( Tamil Asylum seekers have been showing almost and strangely identical torture marks, allegedly inflicted by Sri Lankan police)
Selected sections fro the Sri Lanka Govt. report submitted to the Convention against Torture and Other Cruel, Inhuman or Degrading Treatment or Punishment in October 2015.
9. The Government of Sri Lanka rejects the allegations that torture remains widespread and unpunished. Whenever credible evidence is available, steps have been taken to prosecute law enforcement personnel and members of the military, who are responsible for torture and arbitrary killings.
10. Taking serious note of allegations of torture, as well as deaths while in police custody, the Government enforces strict rules against police officers held responsible for any act of torture. The Inspector General of Police (IGP) issued a warning to all officers-in-charge of police stations that they would be held responsible in accordance with the law, if any suspect dies while in their custody. The IGP has reiterated his orders that under no circumstances should any suspect be subjected to torture or to other cruel, inhuman or degrading treatment while in police custody.
12. It is noted that, as per available statistics (Table I), reported cases of alleged torture attributed to the Sri Lanka Police have declined over the last 4 years, in the post-conflict period.
23. The Prevention of Terrorism Act (PTA) was enacted to “deal with acts of terrorism” within the context of accepted norms and principles of the penal legislation of Sri Lanka. The procedures governing individuals are similar to those found under the Code of Criminal Procedure. Accordingly, the validity of an arrest, the legality of detention, the period of detention, and a decision of a lower court made under the PTA can be subject to judicial review. Additionally the right to seek the issuance of the writ of Habeas Corpus and recourse to the fundamental rights jurisdiction of the Supreme Court are also available to any person aggrieved by measures taken under the Act.
29. Following are the safeguards against arbitrary arrest, detention and torture under the PTA:
• The arresting officer must issue a document informing the spouse, father, mother or other close relative of the detainee of the arrest. The document must contain the name and the rank of the arresting officer, the time and date of arrest and the place at which the person will be detained or held in custody (Regulation 18(8)).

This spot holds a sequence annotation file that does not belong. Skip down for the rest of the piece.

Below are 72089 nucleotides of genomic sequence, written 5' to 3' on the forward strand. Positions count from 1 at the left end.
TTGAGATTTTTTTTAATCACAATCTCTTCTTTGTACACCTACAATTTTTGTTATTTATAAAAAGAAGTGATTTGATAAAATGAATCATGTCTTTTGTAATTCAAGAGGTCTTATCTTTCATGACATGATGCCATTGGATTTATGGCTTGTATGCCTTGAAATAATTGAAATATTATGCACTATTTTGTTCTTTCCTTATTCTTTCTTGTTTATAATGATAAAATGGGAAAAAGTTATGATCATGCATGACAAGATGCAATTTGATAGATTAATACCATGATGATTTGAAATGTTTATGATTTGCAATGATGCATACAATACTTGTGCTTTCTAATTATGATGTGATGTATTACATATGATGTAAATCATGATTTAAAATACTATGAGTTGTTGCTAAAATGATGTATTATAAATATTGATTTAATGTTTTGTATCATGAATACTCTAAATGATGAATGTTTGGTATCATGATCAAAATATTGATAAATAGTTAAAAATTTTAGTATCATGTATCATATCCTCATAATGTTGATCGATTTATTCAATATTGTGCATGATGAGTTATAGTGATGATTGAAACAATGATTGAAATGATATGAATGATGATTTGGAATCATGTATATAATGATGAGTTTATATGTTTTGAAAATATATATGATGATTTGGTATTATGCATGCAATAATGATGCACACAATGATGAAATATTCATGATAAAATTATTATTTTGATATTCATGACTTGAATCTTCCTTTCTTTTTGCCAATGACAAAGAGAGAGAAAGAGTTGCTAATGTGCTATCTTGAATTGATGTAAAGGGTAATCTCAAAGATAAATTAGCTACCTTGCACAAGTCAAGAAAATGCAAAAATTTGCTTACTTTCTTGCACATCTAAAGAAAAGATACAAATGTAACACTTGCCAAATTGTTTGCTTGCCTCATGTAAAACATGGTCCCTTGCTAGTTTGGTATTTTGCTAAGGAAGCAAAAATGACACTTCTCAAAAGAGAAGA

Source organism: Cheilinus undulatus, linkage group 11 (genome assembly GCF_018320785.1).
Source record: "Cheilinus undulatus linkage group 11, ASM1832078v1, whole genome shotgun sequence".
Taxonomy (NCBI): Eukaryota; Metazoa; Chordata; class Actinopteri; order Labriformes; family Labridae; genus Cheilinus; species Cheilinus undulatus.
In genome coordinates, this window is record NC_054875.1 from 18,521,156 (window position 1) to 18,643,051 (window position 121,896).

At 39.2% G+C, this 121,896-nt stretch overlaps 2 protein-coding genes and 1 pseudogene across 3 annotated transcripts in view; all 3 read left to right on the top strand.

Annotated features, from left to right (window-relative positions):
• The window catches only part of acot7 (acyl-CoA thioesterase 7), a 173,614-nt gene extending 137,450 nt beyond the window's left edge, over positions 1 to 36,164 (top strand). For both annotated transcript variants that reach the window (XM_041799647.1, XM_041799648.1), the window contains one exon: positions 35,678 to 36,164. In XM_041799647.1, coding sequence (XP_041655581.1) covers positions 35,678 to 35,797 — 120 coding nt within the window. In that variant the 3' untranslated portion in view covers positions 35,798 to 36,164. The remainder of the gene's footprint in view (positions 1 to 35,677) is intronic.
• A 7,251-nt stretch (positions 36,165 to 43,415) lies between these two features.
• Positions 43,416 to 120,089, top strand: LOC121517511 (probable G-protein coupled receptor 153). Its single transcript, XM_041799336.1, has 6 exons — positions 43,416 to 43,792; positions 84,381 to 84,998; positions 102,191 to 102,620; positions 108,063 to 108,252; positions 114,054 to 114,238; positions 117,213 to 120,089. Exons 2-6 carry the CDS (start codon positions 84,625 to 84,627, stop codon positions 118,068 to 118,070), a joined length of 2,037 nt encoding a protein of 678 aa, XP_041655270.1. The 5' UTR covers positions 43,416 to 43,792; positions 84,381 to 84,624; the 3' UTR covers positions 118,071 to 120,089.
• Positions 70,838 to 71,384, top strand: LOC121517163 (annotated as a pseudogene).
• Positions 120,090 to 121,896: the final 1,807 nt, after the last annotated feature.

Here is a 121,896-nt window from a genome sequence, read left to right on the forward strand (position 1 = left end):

• Every arresting officer must report an arrest made under Regulation 18 within 24 hours to a superior officer (Regulation 18(7)).
• Every officer in charge of a detention camp is obliged to furnish the magistrate every fortnight a list of detainees held by him. The Magistrate is obliged to post this list on the court notice board and to visit the camp every month (Regulation 19 (6)).
• As per existing legislation, all Magistrates are legally empowered to visit and inspect remand prisons, where suspects are held on remand on judicial orders of the Magistrates.
32. As the security situation improves, the government hopes to review and repeal the Prevention of Terrorism Act and replace it with anti-terrorism legislation in line with contemporary international best practices and also review the Public Security Ordinance, which governs the national security architecture in the country.
64. Cases of deaths during the riots at Welikada Prison: Following this incident, a three-member independent Committee headed by a retired High Court judge was appointed by the former Hon. Minister of Prisons and Rehabilitation. A retired Senior Deputy Inspector General of Police and Senior Legal Advisor of the Ministry of Prisons (also a former District Court judge) were appointed as the other two members. The Committee submitted its findings to the Minister in charge of the subject. The Committee concluded that the military was compelled to take action to protect the prison officials and other inmates who got trapped. The officials who were on protection duty of the armoury were subjected to disciplinary action for lapses on their part which enabled the inmates to arm themselves. The recommendations of the Committee are being implemented with a view to preventing any such incidents happening in the future.
65. Cases of deaths during the riots at Vavuniya prison: Investigations conducted up to now do not disclose sufficient material to attach criminal responsibility to any particular person. Consequent to an order made by the High Court judge of Vavuniya in case No. HCB 2275/2011, to transfer a prisoner to a detention camp in the South, the other prison inmates began a protest campaign and took hostage 3 prison officers and continued this protest for more than a day. Unable to control this siege, the prison authorities summoned the assistance of the STF of the Police in order to rescue the prison officers held as hostage. In the course of this operation 2 prisoners, 3 prison officers and 7 STF personnel were injured as a result of the attack launched by the prisoners. Two prisoners who sustained injuries during the rescue operation later succumbed to their injuries.
Read the full report as a PDF:GoSL report to CAT oct 2015
Read the of Committee against Torture: List of issues in relation to the fifth periodic report of Sri Lanka* : INT_CAT_LIT_LKA_24445_E